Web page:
Some radicals accused the Chartists of an excess of moderation. They were accused of attempting “to quieten the turbulent provinces and divert the people from direct action to the future chimera of the suffrage,” in the words of one of the leading historians of the movement, Dorothy Thompson. Still, in her words, this popular movement “came nearer to being a mass rebellion than any other movement in modern times.” It “set up a whole alternative culture and life-style in the process.”
A 99 Percent Charter
A 99 Percent Charter could look something like this:
1. Drive big money out of politics. Elections should be publicly financed. The Citizens United decision needs to be rescinded, for corporations are not persons and the ability of some people to spend millions encourages politicians to bend to the wealthiest. But more: television time for candidates ought to be free, like the licenses that permit broadcasters to broadcast on the public airwaves.
2. Make taxation more progressive. For example, tax capital gains and dividends at the same rate as wages and salaries.
3. Tax financial market transactions. There is already a Robin Hood Tax campaign, led by National Nurses United, and a House bill to support it, HR 6411. Eleven European countries and the European Commission have adopted a version of this proposal.
4. Separate commercial from investment banks, and break up the biggest ones. If they’re too big to fail, they’re too big to exist. For gambling, we don’t need banks—we have casinos.
5. Create decent jobs with public-private partnerships. Shore up the majority with a living wage.
6. Make America the most energy-efficient advanced country the world has ever seen. Address climate change and the need for steady jobs at the same time.
7. Pare military spending. Bloated, overextended armed forces drain the country of the treasure it needs for productive investment.
These are suggestions only. Let likeminded groups take up the discussion and aim to agree on a Charter by, say, the next president’s inauguration. Let this discussion take in statewide and local groups already working in this spirit. States can disagree on the emphases, but the general thrust ought to be clear. To date, to my knowledge, the exemplary campaign is in Maine, where one in thirty adults (32,000 out of a million) belong to the Maine People’s Alliance, which has a paid staff of thirty-nine. It works on a range of issues, but most to the point, inspired by Occupy, it promotes a Fair Share Campaign with these goals:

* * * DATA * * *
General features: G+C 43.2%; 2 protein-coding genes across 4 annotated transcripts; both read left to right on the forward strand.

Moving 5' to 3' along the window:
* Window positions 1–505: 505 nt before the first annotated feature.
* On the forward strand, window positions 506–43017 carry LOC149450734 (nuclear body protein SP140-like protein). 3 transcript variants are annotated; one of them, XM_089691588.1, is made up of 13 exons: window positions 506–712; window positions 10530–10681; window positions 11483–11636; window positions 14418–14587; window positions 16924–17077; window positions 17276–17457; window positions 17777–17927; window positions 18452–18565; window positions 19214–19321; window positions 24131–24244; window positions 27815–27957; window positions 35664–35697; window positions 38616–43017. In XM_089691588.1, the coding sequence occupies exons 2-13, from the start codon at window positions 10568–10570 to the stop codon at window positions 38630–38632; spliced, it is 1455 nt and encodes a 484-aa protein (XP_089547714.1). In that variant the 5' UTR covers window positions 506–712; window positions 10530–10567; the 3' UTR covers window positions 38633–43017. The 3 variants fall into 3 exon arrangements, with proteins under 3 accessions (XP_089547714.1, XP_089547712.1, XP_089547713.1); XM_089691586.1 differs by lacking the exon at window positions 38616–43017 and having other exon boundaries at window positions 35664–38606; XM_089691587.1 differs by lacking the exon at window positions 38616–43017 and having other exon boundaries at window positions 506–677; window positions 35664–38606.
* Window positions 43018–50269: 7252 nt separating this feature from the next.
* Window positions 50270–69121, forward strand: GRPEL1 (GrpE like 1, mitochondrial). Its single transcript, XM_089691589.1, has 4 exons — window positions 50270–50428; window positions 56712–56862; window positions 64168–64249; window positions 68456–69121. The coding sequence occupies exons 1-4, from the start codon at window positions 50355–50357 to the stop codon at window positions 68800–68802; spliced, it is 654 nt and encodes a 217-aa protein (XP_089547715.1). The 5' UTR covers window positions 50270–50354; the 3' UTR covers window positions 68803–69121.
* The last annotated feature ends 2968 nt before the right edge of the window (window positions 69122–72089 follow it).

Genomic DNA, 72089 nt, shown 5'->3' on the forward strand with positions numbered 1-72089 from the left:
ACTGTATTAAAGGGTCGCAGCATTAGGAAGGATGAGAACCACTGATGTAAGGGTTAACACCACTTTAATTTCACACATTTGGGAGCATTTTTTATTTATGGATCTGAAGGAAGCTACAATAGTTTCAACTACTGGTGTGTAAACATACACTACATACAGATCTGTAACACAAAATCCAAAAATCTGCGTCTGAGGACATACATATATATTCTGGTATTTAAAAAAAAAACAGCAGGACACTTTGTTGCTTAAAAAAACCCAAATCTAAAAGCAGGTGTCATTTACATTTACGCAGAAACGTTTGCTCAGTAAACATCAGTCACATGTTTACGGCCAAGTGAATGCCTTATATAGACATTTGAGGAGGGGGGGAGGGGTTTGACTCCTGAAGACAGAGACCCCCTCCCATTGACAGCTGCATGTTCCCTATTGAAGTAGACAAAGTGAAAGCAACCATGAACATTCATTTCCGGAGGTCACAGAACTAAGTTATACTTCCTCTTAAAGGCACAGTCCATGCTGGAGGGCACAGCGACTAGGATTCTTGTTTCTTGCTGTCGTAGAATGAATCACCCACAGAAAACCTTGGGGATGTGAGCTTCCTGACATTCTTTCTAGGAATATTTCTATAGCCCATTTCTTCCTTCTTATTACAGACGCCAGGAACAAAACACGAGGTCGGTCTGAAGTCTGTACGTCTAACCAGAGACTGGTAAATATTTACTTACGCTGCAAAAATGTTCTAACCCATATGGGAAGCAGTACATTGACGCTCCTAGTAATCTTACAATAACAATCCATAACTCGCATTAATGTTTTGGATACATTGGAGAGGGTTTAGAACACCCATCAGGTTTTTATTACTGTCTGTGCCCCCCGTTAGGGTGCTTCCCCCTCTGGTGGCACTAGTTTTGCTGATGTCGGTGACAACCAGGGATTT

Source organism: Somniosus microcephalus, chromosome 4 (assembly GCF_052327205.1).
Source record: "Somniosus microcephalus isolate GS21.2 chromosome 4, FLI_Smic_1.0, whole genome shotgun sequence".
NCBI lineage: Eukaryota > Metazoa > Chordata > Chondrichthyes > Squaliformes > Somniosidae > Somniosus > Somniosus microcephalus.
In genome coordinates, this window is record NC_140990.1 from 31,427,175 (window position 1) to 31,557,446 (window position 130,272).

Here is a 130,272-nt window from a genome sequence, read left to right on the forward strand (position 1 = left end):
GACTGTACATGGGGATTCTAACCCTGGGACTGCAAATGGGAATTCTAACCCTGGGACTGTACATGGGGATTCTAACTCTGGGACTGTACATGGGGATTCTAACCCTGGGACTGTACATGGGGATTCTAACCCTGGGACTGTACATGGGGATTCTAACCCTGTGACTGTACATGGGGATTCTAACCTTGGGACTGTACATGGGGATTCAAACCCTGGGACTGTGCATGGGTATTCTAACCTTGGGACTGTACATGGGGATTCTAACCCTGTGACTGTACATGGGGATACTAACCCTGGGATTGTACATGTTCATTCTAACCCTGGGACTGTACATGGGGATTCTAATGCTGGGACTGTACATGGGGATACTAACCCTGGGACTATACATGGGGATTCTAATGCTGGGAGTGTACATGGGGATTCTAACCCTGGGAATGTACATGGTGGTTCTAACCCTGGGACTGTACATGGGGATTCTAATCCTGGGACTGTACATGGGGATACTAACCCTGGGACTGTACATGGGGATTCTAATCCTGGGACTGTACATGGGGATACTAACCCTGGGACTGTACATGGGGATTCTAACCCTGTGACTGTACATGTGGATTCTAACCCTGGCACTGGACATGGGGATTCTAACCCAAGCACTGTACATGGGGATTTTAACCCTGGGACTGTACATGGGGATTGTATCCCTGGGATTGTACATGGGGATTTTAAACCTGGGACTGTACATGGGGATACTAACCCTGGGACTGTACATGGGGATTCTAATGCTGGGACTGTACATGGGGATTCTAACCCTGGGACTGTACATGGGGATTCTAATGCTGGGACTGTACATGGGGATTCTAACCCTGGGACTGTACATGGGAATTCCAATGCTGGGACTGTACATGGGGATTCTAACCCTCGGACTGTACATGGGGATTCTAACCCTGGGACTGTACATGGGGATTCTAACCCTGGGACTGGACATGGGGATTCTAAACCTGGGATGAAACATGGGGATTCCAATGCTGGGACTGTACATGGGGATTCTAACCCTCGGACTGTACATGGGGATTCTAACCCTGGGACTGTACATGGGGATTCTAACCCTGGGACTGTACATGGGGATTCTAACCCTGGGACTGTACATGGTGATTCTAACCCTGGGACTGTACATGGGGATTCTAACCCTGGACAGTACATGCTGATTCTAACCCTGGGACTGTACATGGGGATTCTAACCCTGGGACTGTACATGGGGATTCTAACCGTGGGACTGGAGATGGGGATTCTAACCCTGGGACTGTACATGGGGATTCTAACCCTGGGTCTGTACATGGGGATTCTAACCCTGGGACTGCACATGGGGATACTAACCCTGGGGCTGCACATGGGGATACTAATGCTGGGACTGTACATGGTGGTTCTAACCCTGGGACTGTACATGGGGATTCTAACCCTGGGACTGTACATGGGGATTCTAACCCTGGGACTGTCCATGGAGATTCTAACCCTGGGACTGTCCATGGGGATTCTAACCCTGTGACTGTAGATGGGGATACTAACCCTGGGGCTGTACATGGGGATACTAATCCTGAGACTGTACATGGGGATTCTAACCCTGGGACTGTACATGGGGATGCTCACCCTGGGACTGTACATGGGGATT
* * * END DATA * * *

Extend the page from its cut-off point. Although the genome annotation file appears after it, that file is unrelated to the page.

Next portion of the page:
1. Free, “universal education from pre-K through college. Education is a human right.”
2. “$1 billion to eliminate unemployment. Meaningful work is a human right. The Job Creation Fund will create jobs in key sectors of the economy, such as infrastructure, health care, clean energy, and education. We’ll also raise the minimum wage to $10/hr to get closer to a living wage.”
3. “Publicly Financed Health Care. Health care is a human right. In a ‘single payer’ system with no health insurance companies, everyone gets the care they need by contributing what they can afford through taxes.
4. “We’ll pay for it by making our tax system fair. Lower taxes for the bottom 70%. The top 10% will pay 5% more than low-income Mainers pay now.”
Get It Together
Networks of organizers do not spring into existence spontaneously. Neither will a Charter, or alliances of unions and other organizations committed to overcoming internal weaknesses and jurisdictional disputes, and to finding and training leaders. But absent such efforts to cohere, it’s unlikely that a clear, vivid, full-spectrum movement will emerge—one that affords space not only to full-time activists who want nonviolent civil disobedience but also to much larger and wider circles of people who must roll up their sleeves, over the requisite years, and perform the requisite chores: sign a petition, work for a candidate, lobby for a bill—and turn out to elect politicians who can be moved, who can help by securing the movement more space to grow and to win tangible victories.
The moral upheaval that Occupy invoked is still more notional than actual. It cannot be the exclusive property of a small minority—a subculture, you can call it—who hunger for the politics of the streets. There are not enough saints. Still, a sustained majority-backed movement is possible, one that feels, thinks, plans, judges, tries things, assesses results, sizes up who might join and what adversaries are up to, learns—a community that “consults upon the common good.” A movement that picks itself up when it falls on its face, and in the words of a civil rights anthem, keeps its “eyes on the prize.”
Todd Gitlin is the author, most recently, of Occupy Nation: The Roots, the Spirit, and the Promise of Occupy Wall Street.